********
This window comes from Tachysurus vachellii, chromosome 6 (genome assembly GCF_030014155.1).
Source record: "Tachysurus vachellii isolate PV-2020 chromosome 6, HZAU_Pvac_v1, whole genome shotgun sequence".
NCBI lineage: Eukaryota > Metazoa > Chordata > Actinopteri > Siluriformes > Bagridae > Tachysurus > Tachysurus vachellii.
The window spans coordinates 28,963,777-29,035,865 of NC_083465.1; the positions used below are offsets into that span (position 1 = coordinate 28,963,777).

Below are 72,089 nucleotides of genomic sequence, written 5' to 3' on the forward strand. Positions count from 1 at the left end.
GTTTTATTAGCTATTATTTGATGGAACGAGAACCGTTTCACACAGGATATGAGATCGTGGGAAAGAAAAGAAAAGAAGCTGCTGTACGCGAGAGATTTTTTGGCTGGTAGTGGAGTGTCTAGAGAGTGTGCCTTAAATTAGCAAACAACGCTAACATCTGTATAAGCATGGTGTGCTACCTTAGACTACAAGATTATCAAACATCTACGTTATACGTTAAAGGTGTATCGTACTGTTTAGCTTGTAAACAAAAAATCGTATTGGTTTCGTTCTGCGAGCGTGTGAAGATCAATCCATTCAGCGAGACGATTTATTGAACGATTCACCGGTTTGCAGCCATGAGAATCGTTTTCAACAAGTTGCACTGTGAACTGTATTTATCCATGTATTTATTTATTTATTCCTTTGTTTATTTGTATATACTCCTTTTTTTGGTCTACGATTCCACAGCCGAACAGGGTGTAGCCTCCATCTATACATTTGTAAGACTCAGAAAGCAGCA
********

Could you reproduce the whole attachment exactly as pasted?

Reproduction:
This window comes from Tachysurus vachellii, chromosome 6 (genome assembly GCF_030014155.1).
Source record: "Tachysurus vachellii isolate PV-2020 chromosome 6, HZAU_Pvac_v1, whole genome shotgun sequence".
NCBI lineage: Eukaryota > Metazoa > Chordata > Actinopteri > Siluriformes > Bagridae > Tachysurus > Tachysurus vachellii.
The window spans coordinates 28,963,777-29,035,865 of NC_083465.1; the positions used below are offsets into that span (position 1 = coordinate 28,963,777).

Below are 72,089 nucleotides of genomic sequence, written 5' to 3' on the forward strand. Positions count from 1 at the left end.
GTTTTATTAGCTATTATTTGATGGAACGAGAACCGTTTCACACAGGATATGAGATCGTGGGAAAGAAAAGAAAAGAAGCTGCTGTACGCGAGAGATTTTTTGGCTGGTAGTGGAGTGTCTAGAGAGTGTGCCTTAAATTAGCAAACAACGCTAACATCTGTATAAGCATGGTGTGCTACCTTAGACTACAAGATTATCAAACATCTACGTTATACGTTAAAGGTGTATCGTACTGTTTAGCTTGTAAACAAAAAATCGTATTGGTTTCGTTCTGCGAGCGTGTGAAGATCAATCCATTCAGCGAGACGATTTATTGAACGATTCACCGGTTTGCAGCCATGAGAATCGTTTTCAACAAGTTGCACTGTGAACTGTATTTATCCATGTATTTATTTATTTATTCCTTTGTTTATTTGTATATACTCCTTTTTTTGGTCTACGATTCCACAGCCGAACAGGGTGTAGCCTCCATCTATACATTTGTAAGACTCAGAAAGCAGCA